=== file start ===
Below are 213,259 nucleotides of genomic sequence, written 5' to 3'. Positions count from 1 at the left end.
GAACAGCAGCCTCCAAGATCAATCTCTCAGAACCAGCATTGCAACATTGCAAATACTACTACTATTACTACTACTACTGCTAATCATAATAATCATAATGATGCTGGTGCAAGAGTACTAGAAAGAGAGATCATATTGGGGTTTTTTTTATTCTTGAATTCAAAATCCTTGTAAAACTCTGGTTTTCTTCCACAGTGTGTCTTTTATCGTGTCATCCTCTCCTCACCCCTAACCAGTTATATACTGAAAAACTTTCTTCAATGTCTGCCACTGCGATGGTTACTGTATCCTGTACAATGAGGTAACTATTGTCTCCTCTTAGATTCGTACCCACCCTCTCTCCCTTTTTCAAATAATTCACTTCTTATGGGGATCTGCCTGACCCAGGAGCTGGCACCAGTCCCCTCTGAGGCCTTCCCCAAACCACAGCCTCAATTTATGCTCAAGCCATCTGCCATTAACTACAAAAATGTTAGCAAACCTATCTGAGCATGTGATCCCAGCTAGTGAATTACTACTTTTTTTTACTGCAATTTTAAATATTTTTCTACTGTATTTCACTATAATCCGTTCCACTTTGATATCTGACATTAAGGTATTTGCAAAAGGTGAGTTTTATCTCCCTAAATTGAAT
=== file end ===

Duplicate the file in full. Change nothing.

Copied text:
Below are 213,259 nucleotides of genomic sequence, written 5' to 3'. Positions count from 1 at the left end.
GAACAGCAGCCTCCAAGATCAATCTCTCAGAACCAGCATTGCAACATTGCAAATACTACTACTATTACTACTACTACTGCTAATCATAATAATCATAATGATGCTGGTGCAAGAGTACTAGAAAGAGAGATCATATTGGGGTTTTTTTTATTCTTGAATTCAAAATCCTTGTAAAACTCTGGTTTTCTTCCACAGTGTGTCTTTTATCGTGTCATCCTCTCCTCACCCCTAACCAGTTATATACTGAAAAACTTTCTTCAATGTCTGCCACTGCGATGGTTACTGTATCCTGTACAATGAGGTAACTATTGTCTCCTCTTAGATTCGTACCCACCCTCTCTCCCTTTTTCAAATAATTCACTTCTTATGGGGATCTGCCTGACCCAGGAGCTGGCACCAGTCCCCTCTGAGGCCTTCCCCAAACCACAGCCTCAATTTATGCTCAAGCCATCTGCCATTAACTACAAAAATGTTAGCAAACCTATCTGAGCATGTGATCCCAGCTAGTGAATTACTACTTTTTTTTACTGCAATTTTAAATATTTTTCTACTGTATTTCACTATAATCCGTTCCACTTTGATATCTGACATTAAGGTATTTGCAAAAGGTGAGTTTTATCTCCCTAAATTGAAT